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When I was a kid the family farm dog, Rex, could be told to "go get ..." and he would go to the fields and single out me, my brother, or both of us and push/herd to get us home. Of coures understanding a command is specific and my be a programmed response rather than comprehension.

Rex loved to shake hands and once when he was asked "do you know any other tricks?" he looked around and lifted his other paw. The ability to understand a question and respond with a joke is something that I would say shows a pretty high level of comprehension.
 

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Rex was mostly bernese mountain dog. He might have been full blooded but he was a pound dog with no known history.

He sired 2 litters of puppies (this was before shelters required neutering).
His pups were with a shepherd and a shepherd/collie mix. I know at least one member of his line was still working in the early '90s. All the dogs from his line were good work dogs.

My parents borrow the neighbor's dogs sometimes now. Last summer we had the poodles up there and we lost track of the smaller one. One of the Neighbor kids said "Elmira will find him". They told Elmira to find the other poodle. Elmira smelled my bigger poodle and the kid said to find the other one. Elmira followed the scent of the only dog she didn't know and found my missing dog.

I don't know how many words the dogs know and how much is body language and tone of voice but anyone who has been around work dogs on a daily basis knows they have a high level of understanding of some part of human communication.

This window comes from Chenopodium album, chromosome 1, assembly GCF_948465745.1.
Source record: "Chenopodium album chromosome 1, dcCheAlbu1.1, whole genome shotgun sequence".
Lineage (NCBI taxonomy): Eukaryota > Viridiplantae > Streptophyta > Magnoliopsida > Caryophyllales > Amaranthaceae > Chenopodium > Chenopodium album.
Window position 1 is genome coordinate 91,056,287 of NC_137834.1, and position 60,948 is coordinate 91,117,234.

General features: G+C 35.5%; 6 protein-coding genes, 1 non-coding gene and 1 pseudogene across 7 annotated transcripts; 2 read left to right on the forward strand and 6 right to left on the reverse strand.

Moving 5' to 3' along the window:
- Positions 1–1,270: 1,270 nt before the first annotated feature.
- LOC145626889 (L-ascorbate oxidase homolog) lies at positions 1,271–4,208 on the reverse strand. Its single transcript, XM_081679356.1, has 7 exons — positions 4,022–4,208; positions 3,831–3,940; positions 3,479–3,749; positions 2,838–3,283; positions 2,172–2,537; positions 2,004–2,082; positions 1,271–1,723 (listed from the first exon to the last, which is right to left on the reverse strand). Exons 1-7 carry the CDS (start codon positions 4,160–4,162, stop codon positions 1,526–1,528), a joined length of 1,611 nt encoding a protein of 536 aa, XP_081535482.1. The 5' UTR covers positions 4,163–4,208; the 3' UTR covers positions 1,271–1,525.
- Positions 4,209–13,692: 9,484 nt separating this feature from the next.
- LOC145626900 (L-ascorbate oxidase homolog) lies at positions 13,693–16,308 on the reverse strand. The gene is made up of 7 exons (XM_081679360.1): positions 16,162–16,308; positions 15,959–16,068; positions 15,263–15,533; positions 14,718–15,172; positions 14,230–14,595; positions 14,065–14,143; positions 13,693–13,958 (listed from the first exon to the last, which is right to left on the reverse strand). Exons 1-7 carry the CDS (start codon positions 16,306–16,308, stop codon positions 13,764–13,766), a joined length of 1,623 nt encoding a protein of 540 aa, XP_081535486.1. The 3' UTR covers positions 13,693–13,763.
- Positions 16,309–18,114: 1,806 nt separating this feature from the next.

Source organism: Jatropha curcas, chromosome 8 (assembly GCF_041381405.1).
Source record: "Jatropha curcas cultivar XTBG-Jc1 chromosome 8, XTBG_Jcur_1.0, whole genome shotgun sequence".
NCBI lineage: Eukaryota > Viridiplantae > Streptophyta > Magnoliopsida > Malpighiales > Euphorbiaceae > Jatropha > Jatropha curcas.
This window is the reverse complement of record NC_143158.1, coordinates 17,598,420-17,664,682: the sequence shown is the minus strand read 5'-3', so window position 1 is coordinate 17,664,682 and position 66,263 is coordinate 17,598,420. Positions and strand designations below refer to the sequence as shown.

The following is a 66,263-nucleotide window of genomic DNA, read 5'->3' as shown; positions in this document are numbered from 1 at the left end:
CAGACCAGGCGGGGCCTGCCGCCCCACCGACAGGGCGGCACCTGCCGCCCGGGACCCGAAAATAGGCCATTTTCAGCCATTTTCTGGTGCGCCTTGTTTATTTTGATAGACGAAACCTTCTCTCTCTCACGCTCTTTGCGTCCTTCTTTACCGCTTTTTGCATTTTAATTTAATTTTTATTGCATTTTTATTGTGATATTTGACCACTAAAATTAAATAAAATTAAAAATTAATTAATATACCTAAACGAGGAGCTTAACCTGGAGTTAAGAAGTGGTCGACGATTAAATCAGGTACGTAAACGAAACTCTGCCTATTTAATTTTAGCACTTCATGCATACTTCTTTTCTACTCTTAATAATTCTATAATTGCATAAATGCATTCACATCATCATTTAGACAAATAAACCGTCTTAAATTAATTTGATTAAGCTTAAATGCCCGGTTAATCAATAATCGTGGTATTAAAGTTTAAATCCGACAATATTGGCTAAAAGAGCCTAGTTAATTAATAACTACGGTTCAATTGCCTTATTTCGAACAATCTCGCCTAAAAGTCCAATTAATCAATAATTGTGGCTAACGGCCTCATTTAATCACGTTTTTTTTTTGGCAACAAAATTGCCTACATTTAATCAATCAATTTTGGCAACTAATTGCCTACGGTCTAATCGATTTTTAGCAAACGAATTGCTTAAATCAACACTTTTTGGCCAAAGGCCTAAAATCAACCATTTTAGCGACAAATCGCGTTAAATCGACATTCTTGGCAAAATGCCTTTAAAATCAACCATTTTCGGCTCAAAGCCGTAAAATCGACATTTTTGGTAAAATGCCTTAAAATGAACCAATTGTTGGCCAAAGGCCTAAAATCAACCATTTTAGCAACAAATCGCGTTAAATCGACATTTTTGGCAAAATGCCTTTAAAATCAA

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If the dog has a simple, or complex communication system a human depends on both the dog and the human. There is always some level of understanding which can range from the dog knowing that when the human picks up the dog dish that it will be time to eat soon all the way to the level involved for working dogs.

The trouble with communication with dogs is that there is more than the verbal communication and simple body language that we use. The dog body language is much more complex and they also clue into the environment to interpret the other language elements (like the sound of running water in the morning means a human is taking a bath and will let them out soon). I don't think it is really possible to compare canine-human communication to human-human communication because they are so different. The emotional communication is on a simpler level, but it is on a purer level. If you are sad the dog will not tell you what you could have done different, the only communication the dog needs is what is needed in body language to comfort you.
 

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Some dogs use tone of voice and body language but some dogs can understand not only words, but sometimes complete sentences. They all have at least some understanding of our communication.
 
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